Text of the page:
Ban On Chinese Apps

Whenever we talk about the foreign policy of India, the relations of India with China and Pakistan take the first place in our mind. We hear news from time to time about the MoUs and deals regarding the trade with these nations. But besides that, the Indo-China relations are always been in the headlines due to the territorial disputes. The Indian government in the wake of the on-going obvious tensions between India and China on the Line of Actual Control (LAC) in Ladhak banned 59 Chinese apps. According to the Ministry of Information Technology (Meity) these applications are engaged in activities prejudicial to sovereignty and integrity of India, defence of India, security of state and public order. The ban has been imposed under Section 69A of Information Technology Act read with relevant provisions of the Information Technology (Procedure and Safeguards for Blocking of Access of Information by Public) Rules 2009.

On 29th June 2020, India banned 59 Chinese Applications including the famous TikTok app, PubG, Camscanner, and Shein, citing threat to national security & the privacy of Indian citizens under section 69a of IT Act, 2020. The government issued an explanation that these apps are illegally exporting data to locations outside India. It didn’t mention the relation of apps with China, but these apps are mostly of Chinese origin or have a major part of investments from Chinese companies. The Ministry of Electronics and Information Technology (MeitY) banned these Chinese mobile applications amid to the national security. The relations between these two countries have been strained following the deaths of 20 Indian troops in a stand-off in Ladakh’s Galwan Valley on June 15.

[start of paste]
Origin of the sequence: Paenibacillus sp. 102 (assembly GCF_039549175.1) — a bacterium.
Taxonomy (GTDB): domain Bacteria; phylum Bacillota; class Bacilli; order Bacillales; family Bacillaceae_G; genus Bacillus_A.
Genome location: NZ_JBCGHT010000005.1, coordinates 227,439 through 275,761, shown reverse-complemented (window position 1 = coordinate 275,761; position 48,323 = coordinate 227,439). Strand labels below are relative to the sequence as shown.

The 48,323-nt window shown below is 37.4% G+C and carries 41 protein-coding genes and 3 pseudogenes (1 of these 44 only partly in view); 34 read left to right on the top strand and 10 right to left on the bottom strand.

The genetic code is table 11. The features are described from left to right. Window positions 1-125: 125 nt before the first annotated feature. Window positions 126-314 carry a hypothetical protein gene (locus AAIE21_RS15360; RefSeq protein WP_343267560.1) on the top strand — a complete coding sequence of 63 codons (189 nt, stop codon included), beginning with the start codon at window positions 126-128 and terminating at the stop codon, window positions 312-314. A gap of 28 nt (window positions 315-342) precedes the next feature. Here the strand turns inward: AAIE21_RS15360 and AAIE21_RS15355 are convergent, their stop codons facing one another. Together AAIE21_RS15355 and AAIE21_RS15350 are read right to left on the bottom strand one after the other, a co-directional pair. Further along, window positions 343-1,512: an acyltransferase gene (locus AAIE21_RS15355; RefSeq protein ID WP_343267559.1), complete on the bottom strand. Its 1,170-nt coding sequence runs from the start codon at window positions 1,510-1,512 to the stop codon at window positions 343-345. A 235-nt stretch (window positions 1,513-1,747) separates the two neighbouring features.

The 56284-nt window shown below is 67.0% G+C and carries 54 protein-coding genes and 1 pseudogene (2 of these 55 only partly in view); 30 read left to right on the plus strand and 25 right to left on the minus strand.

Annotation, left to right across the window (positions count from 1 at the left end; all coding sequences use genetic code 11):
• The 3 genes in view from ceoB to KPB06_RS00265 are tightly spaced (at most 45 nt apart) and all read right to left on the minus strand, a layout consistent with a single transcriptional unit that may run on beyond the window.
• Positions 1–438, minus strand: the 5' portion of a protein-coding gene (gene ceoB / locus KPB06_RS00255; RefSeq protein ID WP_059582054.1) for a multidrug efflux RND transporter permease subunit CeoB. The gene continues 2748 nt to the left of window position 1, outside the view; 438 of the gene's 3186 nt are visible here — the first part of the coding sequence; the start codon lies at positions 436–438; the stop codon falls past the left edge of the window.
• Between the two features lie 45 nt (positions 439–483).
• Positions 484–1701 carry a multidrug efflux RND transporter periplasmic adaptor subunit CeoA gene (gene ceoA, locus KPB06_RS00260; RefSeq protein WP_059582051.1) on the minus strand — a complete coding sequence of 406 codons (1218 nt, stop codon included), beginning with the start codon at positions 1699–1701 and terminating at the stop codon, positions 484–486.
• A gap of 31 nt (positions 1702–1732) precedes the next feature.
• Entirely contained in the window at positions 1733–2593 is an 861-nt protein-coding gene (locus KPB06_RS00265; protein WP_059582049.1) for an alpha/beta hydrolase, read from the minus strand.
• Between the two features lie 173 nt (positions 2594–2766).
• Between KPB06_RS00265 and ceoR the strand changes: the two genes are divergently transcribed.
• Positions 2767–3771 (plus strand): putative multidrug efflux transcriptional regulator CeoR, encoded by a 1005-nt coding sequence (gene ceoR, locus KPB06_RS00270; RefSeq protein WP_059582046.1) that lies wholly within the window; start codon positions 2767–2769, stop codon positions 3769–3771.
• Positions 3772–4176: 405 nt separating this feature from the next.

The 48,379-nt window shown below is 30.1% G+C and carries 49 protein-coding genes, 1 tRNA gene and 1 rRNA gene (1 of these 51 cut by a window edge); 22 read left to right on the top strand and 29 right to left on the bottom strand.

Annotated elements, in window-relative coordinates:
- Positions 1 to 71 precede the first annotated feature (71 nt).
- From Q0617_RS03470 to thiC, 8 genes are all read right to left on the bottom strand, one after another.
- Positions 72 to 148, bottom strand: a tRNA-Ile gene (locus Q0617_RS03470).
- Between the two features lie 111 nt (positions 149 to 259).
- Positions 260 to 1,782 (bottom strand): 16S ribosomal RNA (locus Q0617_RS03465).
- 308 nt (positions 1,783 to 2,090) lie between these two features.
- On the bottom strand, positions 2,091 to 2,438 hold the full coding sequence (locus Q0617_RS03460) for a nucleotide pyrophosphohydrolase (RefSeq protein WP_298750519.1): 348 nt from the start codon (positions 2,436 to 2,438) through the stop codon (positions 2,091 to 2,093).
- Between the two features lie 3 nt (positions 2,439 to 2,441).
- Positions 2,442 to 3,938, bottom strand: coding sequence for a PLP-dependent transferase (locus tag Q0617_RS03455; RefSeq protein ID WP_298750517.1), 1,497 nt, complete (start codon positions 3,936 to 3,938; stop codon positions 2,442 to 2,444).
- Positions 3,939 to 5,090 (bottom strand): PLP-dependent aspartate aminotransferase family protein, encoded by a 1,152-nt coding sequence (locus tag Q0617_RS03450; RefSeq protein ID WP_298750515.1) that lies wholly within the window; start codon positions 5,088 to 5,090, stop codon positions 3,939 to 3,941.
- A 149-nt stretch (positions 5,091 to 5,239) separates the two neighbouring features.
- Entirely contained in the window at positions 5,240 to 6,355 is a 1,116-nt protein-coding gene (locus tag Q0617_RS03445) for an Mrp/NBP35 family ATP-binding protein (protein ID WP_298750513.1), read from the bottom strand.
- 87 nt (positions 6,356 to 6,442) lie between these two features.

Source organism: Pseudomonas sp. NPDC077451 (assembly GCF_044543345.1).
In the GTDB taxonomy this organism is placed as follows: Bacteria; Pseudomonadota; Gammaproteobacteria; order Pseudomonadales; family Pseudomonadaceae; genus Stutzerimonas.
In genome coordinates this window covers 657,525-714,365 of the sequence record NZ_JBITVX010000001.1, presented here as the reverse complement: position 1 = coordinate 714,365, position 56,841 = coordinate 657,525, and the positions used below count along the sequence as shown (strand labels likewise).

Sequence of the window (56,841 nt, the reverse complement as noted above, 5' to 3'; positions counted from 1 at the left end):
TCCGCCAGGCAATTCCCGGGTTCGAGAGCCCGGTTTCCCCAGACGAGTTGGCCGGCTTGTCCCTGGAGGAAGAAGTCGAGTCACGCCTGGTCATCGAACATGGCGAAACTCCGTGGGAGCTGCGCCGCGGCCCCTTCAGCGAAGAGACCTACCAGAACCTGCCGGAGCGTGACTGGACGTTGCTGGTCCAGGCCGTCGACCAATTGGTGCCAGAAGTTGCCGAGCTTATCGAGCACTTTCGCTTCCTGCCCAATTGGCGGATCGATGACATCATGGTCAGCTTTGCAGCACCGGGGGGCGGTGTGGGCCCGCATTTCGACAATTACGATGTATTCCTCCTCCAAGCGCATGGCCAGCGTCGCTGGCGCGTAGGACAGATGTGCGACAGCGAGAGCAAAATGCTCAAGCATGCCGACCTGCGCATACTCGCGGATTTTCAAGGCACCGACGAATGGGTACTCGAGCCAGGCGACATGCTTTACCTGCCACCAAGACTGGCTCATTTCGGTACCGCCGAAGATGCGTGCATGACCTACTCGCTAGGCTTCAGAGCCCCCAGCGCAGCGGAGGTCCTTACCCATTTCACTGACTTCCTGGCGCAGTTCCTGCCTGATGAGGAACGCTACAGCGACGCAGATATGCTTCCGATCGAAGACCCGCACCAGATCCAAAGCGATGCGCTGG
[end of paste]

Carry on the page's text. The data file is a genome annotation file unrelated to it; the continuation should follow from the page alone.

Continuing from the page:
The ban was imposed after the Indian intelligence agencies had red flagged these Chinese apps over safety and privacy issues of users, marking it as the largest stroke against the Chinese Technology Companies. The National Security Council Secretariat which determined that certain China-linked applications could be detrimental to the country’s security backed the intelligence agencies.

Impact of the ban –

Impact on China

China is India’s largest trade partner after the US and our dependence on China extends well beyond the tech space. The app ban will certainly have an impact on the holding companies in India. For example, when it comes to TikTok, 30% of total installations come from India and this naturally harms its parent company ByteDance. The impact on China’s economy overall is difficult to predict at this stage, but will of course be negative.

Boycott China

A boycott campaign was given a very visible boost when prominent educator and innovator Sonam Wangchuk took to social media to urge Indians that it was their responsibility as citizens to use their wallet power and leave a negative impact on these Chinese imports. The ban will add fuel to the Boycott China campaign, which is intensifying due to the covid – 19 pandemic and also because of China’s aggression at Galwan valley.

Popularity of the apps in India

India is TikTok’s biggest foreign market, with an estimated 120 million active users daily. TikTok allows users to publish and share short videos. In the years since it has launched in India, the app has become a platform for Indians of all ages and classes. The Government Of India wants to make Indian alternatives for these apps since they were widely used by people of all age groups.